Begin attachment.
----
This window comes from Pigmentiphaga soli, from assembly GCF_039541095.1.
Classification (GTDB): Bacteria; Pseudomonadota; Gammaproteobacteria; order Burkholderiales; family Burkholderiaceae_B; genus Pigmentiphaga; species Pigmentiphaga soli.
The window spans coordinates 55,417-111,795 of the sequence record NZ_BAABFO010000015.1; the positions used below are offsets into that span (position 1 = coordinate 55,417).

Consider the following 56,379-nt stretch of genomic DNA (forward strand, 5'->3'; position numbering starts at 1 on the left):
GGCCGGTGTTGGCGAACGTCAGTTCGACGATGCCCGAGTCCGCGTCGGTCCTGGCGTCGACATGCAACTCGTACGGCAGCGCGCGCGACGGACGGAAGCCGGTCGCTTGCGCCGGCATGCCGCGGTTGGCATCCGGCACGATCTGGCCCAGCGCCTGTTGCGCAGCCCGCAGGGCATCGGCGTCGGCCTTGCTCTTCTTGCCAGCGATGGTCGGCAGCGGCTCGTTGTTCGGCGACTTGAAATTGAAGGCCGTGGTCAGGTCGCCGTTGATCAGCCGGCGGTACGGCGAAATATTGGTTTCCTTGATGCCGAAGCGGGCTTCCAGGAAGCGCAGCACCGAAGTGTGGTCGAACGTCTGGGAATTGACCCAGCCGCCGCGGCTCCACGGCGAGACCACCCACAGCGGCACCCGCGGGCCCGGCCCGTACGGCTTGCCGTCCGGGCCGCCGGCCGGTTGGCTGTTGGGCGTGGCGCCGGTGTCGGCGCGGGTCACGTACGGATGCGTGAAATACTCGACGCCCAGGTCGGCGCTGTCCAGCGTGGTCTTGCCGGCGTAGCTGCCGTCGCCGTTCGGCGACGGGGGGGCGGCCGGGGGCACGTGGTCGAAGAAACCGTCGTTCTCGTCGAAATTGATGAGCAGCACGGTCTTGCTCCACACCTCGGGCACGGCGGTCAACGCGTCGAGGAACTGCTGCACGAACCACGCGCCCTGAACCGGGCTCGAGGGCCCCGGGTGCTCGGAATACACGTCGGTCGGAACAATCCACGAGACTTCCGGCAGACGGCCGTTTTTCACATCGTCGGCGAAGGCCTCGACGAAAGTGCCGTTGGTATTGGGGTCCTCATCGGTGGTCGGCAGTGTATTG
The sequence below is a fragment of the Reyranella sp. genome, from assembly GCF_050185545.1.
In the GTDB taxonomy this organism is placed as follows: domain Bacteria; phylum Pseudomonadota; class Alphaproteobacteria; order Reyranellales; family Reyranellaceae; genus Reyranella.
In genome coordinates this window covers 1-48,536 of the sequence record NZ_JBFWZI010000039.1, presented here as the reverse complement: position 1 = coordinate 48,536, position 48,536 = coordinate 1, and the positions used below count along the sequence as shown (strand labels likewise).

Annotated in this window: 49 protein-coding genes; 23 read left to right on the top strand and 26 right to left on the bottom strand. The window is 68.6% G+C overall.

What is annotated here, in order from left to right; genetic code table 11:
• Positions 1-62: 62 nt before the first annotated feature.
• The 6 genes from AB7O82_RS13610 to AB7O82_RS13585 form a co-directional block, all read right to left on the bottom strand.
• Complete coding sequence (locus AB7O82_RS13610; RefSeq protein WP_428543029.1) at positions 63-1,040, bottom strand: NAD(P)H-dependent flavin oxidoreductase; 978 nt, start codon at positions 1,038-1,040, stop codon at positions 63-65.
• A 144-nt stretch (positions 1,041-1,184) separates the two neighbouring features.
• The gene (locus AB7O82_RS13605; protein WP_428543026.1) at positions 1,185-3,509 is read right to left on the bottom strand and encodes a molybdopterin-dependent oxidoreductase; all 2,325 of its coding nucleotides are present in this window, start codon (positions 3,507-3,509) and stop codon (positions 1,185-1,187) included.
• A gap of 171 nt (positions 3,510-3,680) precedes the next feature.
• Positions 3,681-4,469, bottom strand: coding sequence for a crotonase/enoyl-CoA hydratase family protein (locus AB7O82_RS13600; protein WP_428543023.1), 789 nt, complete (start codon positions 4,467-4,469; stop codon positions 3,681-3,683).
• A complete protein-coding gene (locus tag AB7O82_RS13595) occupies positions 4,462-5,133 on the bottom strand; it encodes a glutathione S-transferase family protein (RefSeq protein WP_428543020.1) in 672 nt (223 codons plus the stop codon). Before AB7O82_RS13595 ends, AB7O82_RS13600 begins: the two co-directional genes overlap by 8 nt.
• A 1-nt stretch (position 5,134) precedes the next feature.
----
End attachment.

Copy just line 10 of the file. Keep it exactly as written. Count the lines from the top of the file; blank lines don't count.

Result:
What is annotated here, in order from left to right; genetic code table 11: